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Two-tier university system - Plain wrong on generalist principles

By Peter Coaldrake - posted Tuesday, 10 January 2006

The purported plans of the University of Melbourne to remodel itself into a "Berkeley in the antipodes" have sparked debate about the future scope for graduate professional education in Australia. Federal Education Minister Brendan Nelson has weighed in, speculating on the possibility of transferring undergraduate places to outer suburban and regional universities that would specialise in undergraduate programs.

If reported correctly, Nelson's suggestion sits oddly with the central thrust of his reforms, which have put student choice of university at the front and centre of policy. And students have been voting with their feet accordingly, creating something of a challenge for a number of institutions - some regional ones among them - that have struggled to meet student load targets.

The advantage of the University of Melbourne's proposals for a few of the older players is clear: they would shift more of their student load away from HECS to high fees (much of which would be covered by student loans), thus removing their exposure to government underfunding, where income per student has lagged well behind cost increases for more than a decade.


There are no advantages for outer metropolitan and regional universities in all of this. They would become even more beholden to the tender mercies of government funding and would be particularly vulnerable in times (such as now) of dampened demand. Allocating these institutions even more places would only compound their challenges, while the rigours of the increasingly cut-throat research funding framework will continue to limit their capacity to develop a key research presence.

The non-sandstone metropolitan players - such as my own institution and other members of the Australian Technology Network, as well as significant others such as Macquarie and Griffith universities - are a blind spot in the present debate. This is curious, given that they cater for most Australian undergraduate students and compete fiercely with the older sandstones for that cohort, as well as for competitive research funding.

Of course there are advantages for government of having institutions parcelled into neater classifications. From the time Robert Menzies laid the foundations for post-war expansion in university education, it was known that the public could not afford to have every institution operating with full and comprehensive research intensity. That remains the situation today, with about two-thirds of basic research expenditure concentrated in one-fifth of the nation's institutions. That requires institutions with serious research aspirations to focus their efforts selectively in order to be competitive at the highest level.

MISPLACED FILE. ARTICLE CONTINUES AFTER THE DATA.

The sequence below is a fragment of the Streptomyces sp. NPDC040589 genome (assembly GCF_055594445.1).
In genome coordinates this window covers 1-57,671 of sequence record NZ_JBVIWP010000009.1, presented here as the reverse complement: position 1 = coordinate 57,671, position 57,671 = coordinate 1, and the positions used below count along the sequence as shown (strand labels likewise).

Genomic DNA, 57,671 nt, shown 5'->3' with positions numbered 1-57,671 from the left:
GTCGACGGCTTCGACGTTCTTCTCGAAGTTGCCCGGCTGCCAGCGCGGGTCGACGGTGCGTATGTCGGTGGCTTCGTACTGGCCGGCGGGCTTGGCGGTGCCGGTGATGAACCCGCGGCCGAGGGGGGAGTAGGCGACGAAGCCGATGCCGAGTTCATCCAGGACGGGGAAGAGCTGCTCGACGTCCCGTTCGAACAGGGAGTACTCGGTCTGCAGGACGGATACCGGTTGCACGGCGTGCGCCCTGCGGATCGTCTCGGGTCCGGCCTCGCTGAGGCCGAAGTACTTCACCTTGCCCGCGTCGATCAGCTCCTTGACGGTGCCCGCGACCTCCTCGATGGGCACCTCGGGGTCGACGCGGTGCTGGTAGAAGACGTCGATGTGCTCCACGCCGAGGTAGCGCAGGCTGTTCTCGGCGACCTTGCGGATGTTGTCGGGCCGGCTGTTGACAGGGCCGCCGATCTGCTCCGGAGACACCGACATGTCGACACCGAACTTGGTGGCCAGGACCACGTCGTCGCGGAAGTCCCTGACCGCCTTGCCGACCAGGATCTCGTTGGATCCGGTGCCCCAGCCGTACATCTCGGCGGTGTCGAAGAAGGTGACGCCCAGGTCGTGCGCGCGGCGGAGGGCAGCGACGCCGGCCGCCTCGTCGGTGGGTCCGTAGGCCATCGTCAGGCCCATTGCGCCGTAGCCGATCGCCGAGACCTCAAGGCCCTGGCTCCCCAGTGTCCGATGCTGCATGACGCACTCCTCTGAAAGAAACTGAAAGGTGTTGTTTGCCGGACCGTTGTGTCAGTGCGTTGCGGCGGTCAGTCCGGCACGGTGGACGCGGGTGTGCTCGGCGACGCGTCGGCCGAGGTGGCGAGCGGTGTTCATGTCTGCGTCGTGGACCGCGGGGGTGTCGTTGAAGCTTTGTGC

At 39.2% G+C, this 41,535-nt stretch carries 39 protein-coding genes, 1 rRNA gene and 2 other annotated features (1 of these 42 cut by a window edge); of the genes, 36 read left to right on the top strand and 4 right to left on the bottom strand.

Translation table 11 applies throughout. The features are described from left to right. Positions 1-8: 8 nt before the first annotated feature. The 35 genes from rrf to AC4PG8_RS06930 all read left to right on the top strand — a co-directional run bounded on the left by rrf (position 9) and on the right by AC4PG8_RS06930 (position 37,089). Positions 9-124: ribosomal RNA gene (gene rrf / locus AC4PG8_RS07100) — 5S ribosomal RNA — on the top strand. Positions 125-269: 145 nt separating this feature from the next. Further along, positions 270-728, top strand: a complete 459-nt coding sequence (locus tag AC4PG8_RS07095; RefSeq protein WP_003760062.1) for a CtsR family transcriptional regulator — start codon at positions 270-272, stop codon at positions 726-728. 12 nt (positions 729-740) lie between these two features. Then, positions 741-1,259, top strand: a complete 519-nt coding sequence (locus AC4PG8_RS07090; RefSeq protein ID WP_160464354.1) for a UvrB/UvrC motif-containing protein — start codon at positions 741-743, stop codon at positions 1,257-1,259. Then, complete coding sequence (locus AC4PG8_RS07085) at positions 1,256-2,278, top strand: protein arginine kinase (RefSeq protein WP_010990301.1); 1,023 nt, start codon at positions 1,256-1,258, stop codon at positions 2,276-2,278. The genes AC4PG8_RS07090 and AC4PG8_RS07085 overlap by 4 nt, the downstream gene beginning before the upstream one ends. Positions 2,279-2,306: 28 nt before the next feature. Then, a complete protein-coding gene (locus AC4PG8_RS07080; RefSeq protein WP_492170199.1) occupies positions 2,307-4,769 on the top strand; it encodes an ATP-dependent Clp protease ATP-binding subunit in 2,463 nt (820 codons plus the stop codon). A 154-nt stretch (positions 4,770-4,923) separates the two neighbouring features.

In the search for a workable future model of Australian higher education, comparisons are often drawn with the Californian master plan of 1960. That plan established formally distinct roles for various universities and colleges. It is hard to see such an approach being transplanted here: our universities are operating with established identities and profiles. Unlike California four decades ago, there is no prospect of massive publicly funded growth, little need for new private providers (though they are welcome), and no post-Sputnik "endless frontier" agenda driving vast increases in outlays for education as well as research.

Returning to the issue of postgraduate professional education, this model certainly has some merit in strengthening the educational base for professional education. However, it has worked in the US better in some fields (medicine and law) than in others, and in any case raises fundamental questions about the nature of undergraduate education, which has languished in US research universities. Nor is that model necessarily relevant for our times. It is based on young people coming out of school and going into university, yet we are already seeing greater involvement of mature-aged students, for whom a three or four-year general undergraduate education may be neither relevant nor affordable.

Even for school-leavers, who have grown up with the Internet and typically couple full-time study with part-time work or other activity, the applicability of the US four-year general education model must be questioned.


Australia faces significant challenges in the years ahead, with an ageing population and declining growth in the professional workforce. Making professional education more costly, less accessible and longer in duration is unlikely to help; it could significantly deter the much-needed participation of mature entrants to higher education in the years ahead and distort the subsequent pathways they choose for professional practice.

We need a higher education system that is driven by student and employer demand and national research imperatives as well as by robust competition and universities' ambitions to achieve excellence.

Universities of all types need the freedom to compete under the same rules and to make strategic choices about their future. The rules of the game should allow the good to flourish and the complacent to languish. We have many of the fundamental elements in place and we should build on these. What we do not need is some structural kneecapping that protects a few and weakens competition.

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First published in The Australian on November 30, 2005.

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About the Author

Peter Coaldrake is vice-chancellor of the Queensland University of Technology.

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